The theme of kingship continues as we now see the Roman soldiers dress Jesus up like a king, revere him and greet him as king of the Jews. They are doing so in cruel mockery, but they speak the truth. This may be another example of John's use of irony in having people speak truth that they themselves do not realize, providing "a sign that the Gentiles will ultimately confess the kingship of Jesus" (Brown 1970:889). This little section is at the center of a chiasm (see introduction to 18:28—19:16), which adds weight to this suggestion, since the center point of a chiasm is usually the main point.
Pilate turns Jesus over to the soldiers to be flogged (v. 1). In other Gospel accounts Jesus is flogged right before he is handed over for crucifixion (Mt 27:26 par. Mk 15:15), whereas here Pilate will make another effort to get Jesus released before he is eventually handed over (v. 16). Luke, like John, mentions several efforts made by Pilate to release Jesus (Lk 23:13-22), but Luke does not refer to the flogging itself, beyond Pilate's threat to punish Jesus (Lk 23:16, 22). Some think that Jesus was flogged once and that John has separated that event from the handing over (Sherwin-White 1965:104; Brown 1994:1:852-53), but more likely there were two floggings (Carson 1991:597). The Romans had several degrees of punishment (Brown 1994:1:851-52), with the lightest form being a beating that was both a pun-ishment and a warning (Sherwin-White 1963:27). The more severe forms were used in interrogations to extract information from people or in connection with other punishments (Sherwin-White 1963:27). Since the punishment at this point in John's account was neither of these severe forms, the reference would fit the lighter form better. Pilate, who considers Jesus innocent, may have wanted to satisfy Jesus' opponents with this relatively light punishment. The later flogging, referred to by Matthew and Mark in connection with the sentence of crucifixion, would have been the more severe form. This type of flogging employed a whip made of leather thongs with pieces of bone or lead attached, which chewed up the flesh. Such flogging could itself result in death. Jesus' own flogging, while brutal and inflicting great suffering, was not carried out to this extreme, since he did not die from it. Indeed, Pilate was surprised he died so quickly on the cross (Mk 15:44; cf. Blinzler 1959:226). Pilate, however, did not know the whole story, for he did not know of the spiritual wounds Jesus suffered as he took away the sin of the world (1:29), being "pierced for our transgressions" and "crushed for our iniquities" (Is 53:5).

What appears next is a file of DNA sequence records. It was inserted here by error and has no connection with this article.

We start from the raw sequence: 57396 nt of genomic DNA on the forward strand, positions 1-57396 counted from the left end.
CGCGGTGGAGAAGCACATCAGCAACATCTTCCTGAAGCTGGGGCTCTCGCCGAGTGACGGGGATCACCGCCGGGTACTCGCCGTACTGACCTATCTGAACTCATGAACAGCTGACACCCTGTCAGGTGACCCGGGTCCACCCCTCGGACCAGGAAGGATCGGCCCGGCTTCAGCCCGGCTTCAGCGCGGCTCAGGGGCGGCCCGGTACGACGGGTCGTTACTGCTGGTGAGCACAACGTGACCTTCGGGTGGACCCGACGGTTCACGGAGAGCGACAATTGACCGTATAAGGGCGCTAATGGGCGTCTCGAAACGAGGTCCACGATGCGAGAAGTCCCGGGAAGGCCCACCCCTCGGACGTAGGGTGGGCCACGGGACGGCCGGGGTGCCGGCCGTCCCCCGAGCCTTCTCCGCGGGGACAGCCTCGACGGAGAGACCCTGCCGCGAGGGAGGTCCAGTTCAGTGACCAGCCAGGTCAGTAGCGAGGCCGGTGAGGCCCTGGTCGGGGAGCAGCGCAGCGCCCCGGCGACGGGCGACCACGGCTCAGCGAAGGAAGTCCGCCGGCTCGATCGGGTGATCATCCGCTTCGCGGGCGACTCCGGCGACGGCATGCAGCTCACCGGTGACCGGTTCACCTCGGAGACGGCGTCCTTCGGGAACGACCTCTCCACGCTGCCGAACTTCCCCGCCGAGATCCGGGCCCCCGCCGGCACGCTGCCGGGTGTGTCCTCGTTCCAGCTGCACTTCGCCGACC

In addition to beating Jesus, as ordered by Pilate, the soldiers mocked him. The crown of thorns (v. 2) was most likely made from the date palm (Hart 1952), the same plant that had supplied the fronds laid on Jesus' path as he entered Jerusalem a short time before (12:13). The spikes on this plant can reach twelve inches long and were notorious for inflicting pain (cf. Midrash Rabbah on Num 3:1). Such long spikes would give the effect of a starburst around Jesus' head, in imitation of the likeness of deified rulers on coins of the period and much earlier. (H. Hart's article includes photos of such coins and the spikes from a date palm.) The purple robe (v. 2) and the greeting "Hail, king of the Jews!" (v. 3)—an imitation of the greeting to Caesar, "Ave, Caesar"—furthered the sick entertainment. As they lined up and came forward to greet him (cf. Bruce 1983:358), instead of giving him the kiss of greeting, they struck him in the face (v. 3).
This scene presents a powerful picture of Christ's glory, since this caricature of Christian worship, as E. C. Hoskyns calls it 1940b:621), actually speaks of Jesus' true identity as King of the Jews and, indeed, Lord of all. But throughout the story we have seen the chief characteristic of the glory of God revealed in Jesus to be his love. Jesus really is a king beyond the wildest imaginings of these soldiers. When we realize the power Jesus had we understand more of his humility and see God's brilliant glory. "Thus the kingdom which was not of this world overcame that proud world, not by the ferocity of fighting, but by the humility of suffering" (Augustine In John 116.1).
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